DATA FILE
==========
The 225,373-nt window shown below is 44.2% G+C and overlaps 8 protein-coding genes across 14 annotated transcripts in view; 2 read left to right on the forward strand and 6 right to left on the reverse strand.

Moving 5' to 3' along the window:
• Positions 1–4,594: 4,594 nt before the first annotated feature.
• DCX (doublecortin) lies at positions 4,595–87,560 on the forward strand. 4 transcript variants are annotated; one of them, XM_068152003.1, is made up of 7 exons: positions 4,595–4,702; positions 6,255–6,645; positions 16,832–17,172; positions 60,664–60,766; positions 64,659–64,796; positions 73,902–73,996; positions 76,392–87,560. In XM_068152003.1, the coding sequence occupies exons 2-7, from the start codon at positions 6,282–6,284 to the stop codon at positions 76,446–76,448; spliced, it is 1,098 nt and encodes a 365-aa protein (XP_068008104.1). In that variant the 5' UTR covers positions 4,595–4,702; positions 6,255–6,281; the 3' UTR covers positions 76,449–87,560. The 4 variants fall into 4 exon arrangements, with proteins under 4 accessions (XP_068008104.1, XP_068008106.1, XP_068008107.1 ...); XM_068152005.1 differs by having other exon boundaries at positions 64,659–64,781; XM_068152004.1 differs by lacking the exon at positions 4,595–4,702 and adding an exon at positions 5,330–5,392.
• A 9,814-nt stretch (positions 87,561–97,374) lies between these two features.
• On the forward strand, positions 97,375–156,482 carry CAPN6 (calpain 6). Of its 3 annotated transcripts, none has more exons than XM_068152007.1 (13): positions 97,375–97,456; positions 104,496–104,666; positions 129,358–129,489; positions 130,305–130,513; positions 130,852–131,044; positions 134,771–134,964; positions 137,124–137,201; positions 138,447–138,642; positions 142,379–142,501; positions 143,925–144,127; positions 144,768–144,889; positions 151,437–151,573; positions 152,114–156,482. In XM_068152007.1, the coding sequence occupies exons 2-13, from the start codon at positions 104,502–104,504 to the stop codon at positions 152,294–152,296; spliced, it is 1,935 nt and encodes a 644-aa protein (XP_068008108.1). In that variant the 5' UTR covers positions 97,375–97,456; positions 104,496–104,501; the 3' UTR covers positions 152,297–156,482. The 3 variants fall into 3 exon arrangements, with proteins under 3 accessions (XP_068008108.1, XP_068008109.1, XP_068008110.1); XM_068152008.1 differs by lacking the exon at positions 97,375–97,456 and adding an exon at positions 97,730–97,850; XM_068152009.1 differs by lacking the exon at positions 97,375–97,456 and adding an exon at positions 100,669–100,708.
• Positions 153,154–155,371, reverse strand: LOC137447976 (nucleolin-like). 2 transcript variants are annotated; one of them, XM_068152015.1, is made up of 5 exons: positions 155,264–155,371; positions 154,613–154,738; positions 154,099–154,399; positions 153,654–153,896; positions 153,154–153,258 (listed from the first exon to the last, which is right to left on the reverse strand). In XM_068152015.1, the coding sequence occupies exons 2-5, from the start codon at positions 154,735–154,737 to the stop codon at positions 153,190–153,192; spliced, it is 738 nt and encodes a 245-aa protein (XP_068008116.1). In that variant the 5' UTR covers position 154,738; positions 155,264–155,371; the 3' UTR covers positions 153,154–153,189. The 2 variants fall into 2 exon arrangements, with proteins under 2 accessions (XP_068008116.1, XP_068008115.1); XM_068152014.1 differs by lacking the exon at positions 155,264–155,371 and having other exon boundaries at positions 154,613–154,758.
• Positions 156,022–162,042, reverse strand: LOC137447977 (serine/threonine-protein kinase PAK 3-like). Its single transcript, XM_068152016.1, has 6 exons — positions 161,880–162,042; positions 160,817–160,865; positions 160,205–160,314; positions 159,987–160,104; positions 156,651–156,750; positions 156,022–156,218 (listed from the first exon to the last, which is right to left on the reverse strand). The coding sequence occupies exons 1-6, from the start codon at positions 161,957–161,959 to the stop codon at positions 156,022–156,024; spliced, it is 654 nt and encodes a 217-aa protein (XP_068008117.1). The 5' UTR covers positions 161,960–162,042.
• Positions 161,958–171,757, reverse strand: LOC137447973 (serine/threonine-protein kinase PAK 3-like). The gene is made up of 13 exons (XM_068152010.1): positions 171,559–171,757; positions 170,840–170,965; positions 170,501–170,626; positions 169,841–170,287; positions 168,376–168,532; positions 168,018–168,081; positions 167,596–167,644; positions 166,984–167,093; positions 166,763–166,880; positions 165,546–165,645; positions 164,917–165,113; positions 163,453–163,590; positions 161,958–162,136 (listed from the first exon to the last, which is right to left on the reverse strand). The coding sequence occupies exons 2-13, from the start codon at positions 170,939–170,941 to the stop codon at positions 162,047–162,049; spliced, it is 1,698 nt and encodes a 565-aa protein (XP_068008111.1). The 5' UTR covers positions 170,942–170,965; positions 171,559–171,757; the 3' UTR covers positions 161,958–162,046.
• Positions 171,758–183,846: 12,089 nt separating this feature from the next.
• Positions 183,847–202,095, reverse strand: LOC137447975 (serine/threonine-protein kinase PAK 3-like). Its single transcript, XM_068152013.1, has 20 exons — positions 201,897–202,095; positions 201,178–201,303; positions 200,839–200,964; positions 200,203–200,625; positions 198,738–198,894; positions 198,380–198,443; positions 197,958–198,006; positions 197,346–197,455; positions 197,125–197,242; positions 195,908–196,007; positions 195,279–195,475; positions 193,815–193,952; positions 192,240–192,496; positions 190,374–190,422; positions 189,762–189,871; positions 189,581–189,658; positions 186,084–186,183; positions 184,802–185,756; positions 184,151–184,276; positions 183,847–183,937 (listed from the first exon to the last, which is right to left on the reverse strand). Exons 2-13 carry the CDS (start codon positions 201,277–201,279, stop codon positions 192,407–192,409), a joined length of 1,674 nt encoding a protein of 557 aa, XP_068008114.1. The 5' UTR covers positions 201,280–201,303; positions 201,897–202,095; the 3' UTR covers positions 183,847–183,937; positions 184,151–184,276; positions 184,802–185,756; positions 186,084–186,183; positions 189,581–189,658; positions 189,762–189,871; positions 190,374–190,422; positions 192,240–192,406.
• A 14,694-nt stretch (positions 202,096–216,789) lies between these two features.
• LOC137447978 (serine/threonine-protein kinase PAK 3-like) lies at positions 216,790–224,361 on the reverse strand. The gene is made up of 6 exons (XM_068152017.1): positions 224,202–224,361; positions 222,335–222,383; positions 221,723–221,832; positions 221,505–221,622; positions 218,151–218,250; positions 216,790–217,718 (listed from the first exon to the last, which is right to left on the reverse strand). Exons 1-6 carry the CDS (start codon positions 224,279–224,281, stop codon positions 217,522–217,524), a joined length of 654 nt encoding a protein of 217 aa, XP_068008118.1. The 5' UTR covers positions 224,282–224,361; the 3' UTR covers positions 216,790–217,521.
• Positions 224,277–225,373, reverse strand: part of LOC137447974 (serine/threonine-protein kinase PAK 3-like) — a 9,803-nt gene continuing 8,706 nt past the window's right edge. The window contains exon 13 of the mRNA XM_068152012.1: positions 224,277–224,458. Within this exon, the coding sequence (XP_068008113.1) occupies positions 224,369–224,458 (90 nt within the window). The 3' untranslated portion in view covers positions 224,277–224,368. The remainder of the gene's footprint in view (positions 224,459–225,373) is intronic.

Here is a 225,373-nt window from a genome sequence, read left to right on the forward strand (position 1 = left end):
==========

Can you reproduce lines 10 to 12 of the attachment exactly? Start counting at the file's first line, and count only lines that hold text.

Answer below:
• Positions 171,758–183,846: 12,089 nt separating this feature from the next.
• Positions 183,847–202,095, reverse strand: LOC137447975 (serine/threonine-protein kinase PAK 3-like). Its single transcript, XM_068152013.1, has 20 exons — positions 201,897–202,095; positions 201,178–201,303; positions 200,839–200,964; positions 200,203–200,625; positions 198,738–198,894; positions 198,380–198,443; positions 197,958–198,006; positions 197,346–197,455; positions 197,125–197,242; positions 195,908–196,007; positions 195,279–195,475; positions 193,815–193,952; positions 192,240–192,496; positions 190,374–190,422; positions 189,762–189,871; positions 189,581–189,658; positions 186,084–186,183; positions 184,802–185,756; positions 184,151–184,276; positions 183,847–183,937 (listed from the first exon to the last, which is right to left on the reverse strand). Exons 2-13 carry the CDS (start codon positions 201,277–201,279, stop codon positions 192,407–192,409), a joined length of 1,674 nt encoding a protein of 557 aa, XP_068008114.1. The 5' UTR covers positions 201,280–201,303; positions 201,897–202,095; the 3' UTR covers positions 183,847–183,937; positions 184,151–184,276; positions 184,802–185,756; positions 186,084–186,183; positions 189,581–189,658; positions 189,762–189,871; positions 190,374–190,422; positions 192,240–192,406.
• A 14,694-nt stretch (positions 202,096–216,789) lies between these two features.